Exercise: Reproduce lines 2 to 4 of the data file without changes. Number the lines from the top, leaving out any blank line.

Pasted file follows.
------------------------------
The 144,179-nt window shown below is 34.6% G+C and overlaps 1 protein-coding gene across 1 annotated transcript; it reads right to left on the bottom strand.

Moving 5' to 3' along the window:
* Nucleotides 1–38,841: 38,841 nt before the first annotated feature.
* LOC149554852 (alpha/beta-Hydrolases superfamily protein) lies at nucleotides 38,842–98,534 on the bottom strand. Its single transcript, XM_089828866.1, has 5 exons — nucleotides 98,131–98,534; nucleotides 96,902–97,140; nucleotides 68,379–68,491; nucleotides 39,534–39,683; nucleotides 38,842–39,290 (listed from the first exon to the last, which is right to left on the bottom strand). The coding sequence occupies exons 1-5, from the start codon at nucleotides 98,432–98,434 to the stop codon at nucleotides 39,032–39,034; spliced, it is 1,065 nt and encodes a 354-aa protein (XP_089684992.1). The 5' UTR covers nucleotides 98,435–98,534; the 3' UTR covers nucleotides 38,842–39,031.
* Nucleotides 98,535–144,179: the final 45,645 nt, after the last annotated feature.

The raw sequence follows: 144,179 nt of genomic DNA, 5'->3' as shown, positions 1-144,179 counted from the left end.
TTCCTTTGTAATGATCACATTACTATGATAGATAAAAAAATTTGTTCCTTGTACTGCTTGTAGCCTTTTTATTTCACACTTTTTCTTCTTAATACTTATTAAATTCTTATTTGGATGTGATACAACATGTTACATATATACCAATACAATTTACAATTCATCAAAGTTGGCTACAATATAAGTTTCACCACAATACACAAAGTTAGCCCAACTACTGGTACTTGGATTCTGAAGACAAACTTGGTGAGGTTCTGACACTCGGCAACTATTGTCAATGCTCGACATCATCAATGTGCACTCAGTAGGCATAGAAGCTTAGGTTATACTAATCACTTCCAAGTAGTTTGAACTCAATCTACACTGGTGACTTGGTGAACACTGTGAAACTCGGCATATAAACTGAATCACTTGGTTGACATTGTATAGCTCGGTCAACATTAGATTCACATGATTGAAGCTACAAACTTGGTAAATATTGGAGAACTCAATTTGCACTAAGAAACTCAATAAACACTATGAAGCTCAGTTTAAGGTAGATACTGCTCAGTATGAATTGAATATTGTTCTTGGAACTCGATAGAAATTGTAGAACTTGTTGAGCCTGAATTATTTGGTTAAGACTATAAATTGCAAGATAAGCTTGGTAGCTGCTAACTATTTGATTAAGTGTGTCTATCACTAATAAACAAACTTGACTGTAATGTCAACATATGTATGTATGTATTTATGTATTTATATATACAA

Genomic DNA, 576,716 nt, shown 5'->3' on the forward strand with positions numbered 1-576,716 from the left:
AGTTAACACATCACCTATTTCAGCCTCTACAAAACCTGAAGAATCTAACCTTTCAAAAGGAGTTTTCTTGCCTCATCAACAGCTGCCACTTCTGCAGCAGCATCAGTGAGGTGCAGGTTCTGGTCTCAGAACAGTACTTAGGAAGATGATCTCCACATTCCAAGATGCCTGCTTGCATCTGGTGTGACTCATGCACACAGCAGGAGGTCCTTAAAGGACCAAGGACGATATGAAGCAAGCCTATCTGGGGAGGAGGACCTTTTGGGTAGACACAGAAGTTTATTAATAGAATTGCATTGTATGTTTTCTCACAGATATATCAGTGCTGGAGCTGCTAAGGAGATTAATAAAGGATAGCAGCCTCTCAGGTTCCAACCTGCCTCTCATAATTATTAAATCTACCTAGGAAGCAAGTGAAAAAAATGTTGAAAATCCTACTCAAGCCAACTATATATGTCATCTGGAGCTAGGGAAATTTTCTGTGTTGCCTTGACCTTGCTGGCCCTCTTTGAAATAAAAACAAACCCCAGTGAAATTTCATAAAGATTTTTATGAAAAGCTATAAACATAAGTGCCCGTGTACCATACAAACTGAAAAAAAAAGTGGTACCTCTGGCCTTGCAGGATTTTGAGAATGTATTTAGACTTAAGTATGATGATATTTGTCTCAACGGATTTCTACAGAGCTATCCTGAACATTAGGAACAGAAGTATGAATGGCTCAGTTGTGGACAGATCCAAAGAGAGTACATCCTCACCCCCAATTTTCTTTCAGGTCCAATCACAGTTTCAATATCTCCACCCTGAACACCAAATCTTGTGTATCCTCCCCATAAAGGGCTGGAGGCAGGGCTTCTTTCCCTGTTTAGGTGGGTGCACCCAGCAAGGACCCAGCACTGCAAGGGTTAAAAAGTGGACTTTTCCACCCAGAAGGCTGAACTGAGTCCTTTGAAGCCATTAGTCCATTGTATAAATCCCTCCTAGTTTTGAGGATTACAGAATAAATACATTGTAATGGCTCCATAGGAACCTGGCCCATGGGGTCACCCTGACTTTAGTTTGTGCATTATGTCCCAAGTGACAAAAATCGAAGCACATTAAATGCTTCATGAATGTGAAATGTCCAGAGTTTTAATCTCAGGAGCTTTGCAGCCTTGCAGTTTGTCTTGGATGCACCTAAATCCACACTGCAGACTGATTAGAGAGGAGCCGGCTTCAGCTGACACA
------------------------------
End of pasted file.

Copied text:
Moving 5' to 3' along the window:
* Nucleotides 1–38,841: 38,841 nt before the first annotated feature.
* LOC149554852 (alpha/beta-Hydrolases superfamily protein) lies at nucleotides 38,842–98,534 on the bottom strand. Its single transcript, XM_089828866.1, has 5 exons — nucleotides 98,131–98,534; nucleotides 96,902–97,140; nucleotides 68,379–68,491; nucleotides 39,534–39,683; nucleotides 38,842–39,290 (listed from the first exon to the last, which is right to left on the bottom strand). The coding sequence occupies exons 1-5, from the start codon at nucleotides 98,432–98,434 to the stop codon at nucleotides 39,032–39,034; spliced, it is 1,065 nt and encodes a 354-aa protein (XP_089684992.1). The 5' UTR covers nucleotides 98,435–98,534; the 3' UTR covers nucleotides 38,842–39,031.